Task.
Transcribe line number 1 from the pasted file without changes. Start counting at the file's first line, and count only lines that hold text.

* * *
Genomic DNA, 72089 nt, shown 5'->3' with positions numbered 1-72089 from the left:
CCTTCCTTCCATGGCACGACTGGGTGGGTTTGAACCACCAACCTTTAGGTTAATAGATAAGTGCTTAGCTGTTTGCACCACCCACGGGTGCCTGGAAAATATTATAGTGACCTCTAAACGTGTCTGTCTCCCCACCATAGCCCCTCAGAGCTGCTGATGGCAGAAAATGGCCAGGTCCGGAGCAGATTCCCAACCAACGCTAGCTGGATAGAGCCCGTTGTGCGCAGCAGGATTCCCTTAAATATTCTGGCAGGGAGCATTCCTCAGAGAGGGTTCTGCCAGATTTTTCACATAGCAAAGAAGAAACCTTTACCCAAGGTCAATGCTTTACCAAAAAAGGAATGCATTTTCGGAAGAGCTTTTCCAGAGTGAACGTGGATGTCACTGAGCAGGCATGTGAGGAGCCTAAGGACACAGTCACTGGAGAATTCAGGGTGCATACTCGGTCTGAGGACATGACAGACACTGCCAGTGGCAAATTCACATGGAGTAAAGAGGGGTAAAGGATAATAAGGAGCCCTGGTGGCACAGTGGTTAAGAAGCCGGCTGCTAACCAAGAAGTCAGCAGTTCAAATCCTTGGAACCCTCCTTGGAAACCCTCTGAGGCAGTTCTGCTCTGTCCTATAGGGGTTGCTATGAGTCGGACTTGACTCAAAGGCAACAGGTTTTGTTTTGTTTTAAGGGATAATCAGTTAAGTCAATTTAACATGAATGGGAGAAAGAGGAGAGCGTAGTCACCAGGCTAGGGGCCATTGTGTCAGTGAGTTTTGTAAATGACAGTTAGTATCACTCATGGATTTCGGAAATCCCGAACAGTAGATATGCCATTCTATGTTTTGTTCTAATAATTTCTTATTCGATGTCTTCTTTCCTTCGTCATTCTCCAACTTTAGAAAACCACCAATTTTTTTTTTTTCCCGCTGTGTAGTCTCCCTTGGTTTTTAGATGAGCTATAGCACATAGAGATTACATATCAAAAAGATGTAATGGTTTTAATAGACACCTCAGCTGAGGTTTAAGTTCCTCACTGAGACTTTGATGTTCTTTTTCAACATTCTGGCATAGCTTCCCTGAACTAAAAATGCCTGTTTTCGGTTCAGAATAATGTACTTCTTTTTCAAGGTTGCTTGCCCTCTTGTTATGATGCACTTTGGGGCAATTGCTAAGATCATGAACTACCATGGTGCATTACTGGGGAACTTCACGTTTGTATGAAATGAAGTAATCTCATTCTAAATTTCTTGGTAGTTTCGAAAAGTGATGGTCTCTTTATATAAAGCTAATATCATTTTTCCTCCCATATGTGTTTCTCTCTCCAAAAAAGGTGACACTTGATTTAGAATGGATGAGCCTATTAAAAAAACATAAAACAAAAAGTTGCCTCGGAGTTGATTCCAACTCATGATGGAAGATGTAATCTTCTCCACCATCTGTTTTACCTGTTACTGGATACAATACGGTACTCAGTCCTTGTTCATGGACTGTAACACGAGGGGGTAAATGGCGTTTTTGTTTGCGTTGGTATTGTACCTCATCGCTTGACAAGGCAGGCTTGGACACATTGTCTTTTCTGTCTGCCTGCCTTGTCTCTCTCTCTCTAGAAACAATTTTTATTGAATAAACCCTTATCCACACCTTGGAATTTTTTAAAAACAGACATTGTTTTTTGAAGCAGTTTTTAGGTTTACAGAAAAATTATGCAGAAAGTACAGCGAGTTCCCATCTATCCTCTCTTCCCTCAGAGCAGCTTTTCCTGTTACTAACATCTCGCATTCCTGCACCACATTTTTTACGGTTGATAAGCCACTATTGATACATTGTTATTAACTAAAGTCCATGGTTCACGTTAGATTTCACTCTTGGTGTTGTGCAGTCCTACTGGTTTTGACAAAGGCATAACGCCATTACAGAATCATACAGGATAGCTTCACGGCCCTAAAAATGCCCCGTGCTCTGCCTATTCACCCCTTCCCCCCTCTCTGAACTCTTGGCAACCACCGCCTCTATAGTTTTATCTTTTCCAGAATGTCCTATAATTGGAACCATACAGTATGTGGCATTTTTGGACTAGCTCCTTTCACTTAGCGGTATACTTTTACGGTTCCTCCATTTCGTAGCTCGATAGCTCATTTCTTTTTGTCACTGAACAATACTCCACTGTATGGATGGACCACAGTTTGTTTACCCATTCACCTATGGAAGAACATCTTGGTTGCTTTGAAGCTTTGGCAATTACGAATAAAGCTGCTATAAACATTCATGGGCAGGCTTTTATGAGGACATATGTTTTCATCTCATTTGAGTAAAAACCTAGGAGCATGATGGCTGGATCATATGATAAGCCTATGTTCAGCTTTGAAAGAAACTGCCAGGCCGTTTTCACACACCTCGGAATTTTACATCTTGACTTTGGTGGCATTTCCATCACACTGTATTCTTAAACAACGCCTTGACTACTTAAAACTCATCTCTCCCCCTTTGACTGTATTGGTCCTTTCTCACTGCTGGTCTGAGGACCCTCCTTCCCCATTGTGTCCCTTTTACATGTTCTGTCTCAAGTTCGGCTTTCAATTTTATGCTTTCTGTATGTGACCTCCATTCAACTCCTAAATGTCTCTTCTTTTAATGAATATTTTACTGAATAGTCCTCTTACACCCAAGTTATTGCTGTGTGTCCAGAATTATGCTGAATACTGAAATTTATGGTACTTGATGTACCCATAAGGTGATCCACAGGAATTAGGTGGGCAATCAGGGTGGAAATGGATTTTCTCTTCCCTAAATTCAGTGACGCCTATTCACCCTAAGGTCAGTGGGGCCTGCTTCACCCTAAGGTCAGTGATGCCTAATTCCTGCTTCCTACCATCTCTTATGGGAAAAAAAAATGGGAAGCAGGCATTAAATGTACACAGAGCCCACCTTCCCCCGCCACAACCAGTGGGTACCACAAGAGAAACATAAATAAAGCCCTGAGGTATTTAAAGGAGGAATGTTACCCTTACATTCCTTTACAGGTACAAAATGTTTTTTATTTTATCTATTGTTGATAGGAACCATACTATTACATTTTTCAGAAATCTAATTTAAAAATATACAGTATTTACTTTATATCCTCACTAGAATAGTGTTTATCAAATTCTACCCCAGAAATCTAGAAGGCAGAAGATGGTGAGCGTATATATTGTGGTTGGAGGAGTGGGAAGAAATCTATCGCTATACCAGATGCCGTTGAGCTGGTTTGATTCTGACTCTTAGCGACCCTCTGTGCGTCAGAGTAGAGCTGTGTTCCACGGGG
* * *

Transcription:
Genomic DNA, 72089 nt, shown 5'->3' with positions numbered 1-72089 from the left: